How to deal with competitive parenting

Kinderling News & Features


For all its joys, parenting can often feel like a not-so-amazing race. Whose child is walking, talking, pooping best? Who’s ticked off the most milestones this month?

While you’re taking baby-steps, it can seem like other families are making giant leaps, which can leave you feeling stressed and inadequate.

Karen Bevan, former CEO of Playgroup NSW, is well acquainted with competitive parenting. She recognises it’s a tricky time no matter what, as our confidence is low when our kids are young. “We’re vulnerable when our kids are born,” she says.

Low confidence plus lower energy levels (due to less sleep) can also make us more sensitive to competition and comparisons to others. Karen says the key is consciously choosing not to compete in the first place. “For there to be competition, you’ve got to be a part of it.”

Of course, sometimes it’s impossible not to feel the pressure. Here’s her expert tips for not taking it personally.

Listen to the full interview on Kinderling Conversation

1. Be reasonable

Think about what’s currently happening in your life and how it makes you feel. Are you feeling judgement when it’s not there? Karen says to ask yourself a few questions: “Are you a part of it? Or are you hearing it through a judgement frame where you think it’s about you, when really it’s actually a couple of people just reflecting on their day.”

2. Don’t judge

Avoid making assumptions about the choices people have made and their reasoning. There might be a whole heap going on behind that decision.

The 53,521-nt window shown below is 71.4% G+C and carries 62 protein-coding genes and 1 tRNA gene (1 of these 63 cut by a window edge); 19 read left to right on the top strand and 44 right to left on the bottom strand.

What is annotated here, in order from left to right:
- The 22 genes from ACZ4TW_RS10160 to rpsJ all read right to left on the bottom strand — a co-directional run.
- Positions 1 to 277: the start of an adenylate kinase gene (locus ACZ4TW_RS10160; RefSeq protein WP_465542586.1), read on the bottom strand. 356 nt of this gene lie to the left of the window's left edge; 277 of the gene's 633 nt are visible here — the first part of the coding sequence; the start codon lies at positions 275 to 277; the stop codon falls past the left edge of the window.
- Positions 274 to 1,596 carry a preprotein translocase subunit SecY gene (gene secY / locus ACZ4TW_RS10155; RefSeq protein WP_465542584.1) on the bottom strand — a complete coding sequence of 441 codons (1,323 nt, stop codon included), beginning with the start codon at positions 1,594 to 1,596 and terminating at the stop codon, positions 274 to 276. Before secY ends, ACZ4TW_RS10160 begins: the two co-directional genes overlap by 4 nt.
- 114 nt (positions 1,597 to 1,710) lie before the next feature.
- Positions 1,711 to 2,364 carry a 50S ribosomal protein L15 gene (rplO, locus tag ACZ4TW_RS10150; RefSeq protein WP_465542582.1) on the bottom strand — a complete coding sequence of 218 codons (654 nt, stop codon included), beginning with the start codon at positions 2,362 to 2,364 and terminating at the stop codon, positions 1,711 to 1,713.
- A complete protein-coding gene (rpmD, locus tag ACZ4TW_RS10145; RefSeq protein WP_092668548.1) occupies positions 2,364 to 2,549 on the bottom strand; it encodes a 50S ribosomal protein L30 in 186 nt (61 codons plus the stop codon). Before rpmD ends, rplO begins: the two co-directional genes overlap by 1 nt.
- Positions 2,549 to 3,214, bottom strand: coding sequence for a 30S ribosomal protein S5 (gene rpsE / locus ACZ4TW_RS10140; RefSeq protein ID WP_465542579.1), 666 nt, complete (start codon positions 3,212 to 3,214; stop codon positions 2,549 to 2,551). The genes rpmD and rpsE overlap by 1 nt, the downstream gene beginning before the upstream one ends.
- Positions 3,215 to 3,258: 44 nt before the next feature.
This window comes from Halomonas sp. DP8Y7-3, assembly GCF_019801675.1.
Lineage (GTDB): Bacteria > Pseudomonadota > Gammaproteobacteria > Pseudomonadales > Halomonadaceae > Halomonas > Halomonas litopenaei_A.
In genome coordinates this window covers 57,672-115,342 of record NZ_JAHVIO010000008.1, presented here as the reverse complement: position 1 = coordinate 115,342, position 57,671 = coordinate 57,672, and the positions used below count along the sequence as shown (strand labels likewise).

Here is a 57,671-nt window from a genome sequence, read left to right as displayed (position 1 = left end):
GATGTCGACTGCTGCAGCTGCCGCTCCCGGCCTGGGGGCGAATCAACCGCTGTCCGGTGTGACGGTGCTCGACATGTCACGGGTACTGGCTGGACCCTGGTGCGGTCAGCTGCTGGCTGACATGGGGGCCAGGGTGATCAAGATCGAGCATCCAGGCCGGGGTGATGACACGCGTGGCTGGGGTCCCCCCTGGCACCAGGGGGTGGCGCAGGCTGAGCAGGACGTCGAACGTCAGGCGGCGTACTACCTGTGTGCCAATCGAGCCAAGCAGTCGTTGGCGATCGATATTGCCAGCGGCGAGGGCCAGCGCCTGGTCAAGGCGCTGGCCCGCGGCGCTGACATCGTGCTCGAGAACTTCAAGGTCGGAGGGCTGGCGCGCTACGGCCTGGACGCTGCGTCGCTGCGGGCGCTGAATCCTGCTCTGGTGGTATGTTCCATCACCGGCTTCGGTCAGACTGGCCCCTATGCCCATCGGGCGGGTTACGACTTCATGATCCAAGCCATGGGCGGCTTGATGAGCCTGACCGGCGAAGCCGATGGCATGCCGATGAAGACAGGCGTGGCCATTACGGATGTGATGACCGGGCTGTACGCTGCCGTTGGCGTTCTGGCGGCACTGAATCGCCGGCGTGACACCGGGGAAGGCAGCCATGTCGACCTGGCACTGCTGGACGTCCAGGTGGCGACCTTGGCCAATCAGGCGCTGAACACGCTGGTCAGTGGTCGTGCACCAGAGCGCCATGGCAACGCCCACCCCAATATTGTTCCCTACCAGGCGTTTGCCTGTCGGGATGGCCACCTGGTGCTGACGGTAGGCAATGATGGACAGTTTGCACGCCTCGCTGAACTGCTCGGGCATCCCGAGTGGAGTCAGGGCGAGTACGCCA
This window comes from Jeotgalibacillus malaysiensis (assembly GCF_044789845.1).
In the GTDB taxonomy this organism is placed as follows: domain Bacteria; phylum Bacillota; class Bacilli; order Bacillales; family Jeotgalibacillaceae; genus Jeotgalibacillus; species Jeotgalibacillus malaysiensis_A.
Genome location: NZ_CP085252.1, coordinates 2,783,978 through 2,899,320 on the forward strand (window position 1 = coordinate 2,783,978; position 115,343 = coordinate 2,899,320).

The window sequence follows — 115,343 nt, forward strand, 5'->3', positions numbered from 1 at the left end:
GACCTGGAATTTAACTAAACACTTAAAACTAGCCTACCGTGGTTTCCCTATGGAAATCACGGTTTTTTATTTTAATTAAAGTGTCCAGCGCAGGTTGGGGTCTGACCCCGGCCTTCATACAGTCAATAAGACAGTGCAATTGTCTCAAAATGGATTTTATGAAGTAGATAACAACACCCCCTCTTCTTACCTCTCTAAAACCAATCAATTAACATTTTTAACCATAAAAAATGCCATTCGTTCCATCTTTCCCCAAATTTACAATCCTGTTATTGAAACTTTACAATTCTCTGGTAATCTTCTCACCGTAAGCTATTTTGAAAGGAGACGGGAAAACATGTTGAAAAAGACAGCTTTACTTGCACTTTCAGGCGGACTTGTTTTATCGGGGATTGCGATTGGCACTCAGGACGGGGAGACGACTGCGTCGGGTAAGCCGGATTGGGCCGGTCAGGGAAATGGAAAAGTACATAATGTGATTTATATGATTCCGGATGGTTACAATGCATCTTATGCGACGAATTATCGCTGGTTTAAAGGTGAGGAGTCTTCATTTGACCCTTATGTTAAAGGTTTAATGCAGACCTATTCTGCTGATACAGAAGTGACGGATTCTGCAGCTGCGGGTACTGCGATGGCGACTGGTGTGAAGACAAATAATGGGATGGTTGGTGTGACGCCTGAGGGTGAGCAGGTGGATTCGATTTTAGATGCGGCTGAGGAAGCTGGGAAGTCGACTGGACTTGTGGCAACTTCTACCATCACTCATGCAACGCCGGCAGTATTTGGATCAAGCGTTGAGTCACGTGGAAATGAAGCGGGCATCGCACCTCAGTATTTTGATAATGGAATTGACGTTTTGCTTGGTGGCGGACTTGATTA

Acknowledge that others are making their own choices, and most people are fine if you ask a question with genuine curiosity.

3. Think of others

On the flip side, Karen recommends you “be aware of how you impact others.” Even though you might be stuck in sleepless land, try to think of how your choices might seem to others and how you talk about these decisions.

4. Be confident

Know that your confidence will grow in your parenting. Karen says she experienced this herself. “Over time, many of us become more solid about our choices.”

At the start though, parents might be competitive and judgemental to validate their own choices, especially if that runs contrary to broader society.

Karen says you need to stay strong in what you believe is right for your children. “You’re going to have values you want to instil in your kids, you need use that as your guide, your centre.”

5. Recognise difference

Acknowledge that everyone is different. Supporting one another is key, says Karen. We should recognise that maybe it’s not something you would personally do, but support another person in their decision. “Start from a place where you believe that one another are good enough,” she advises.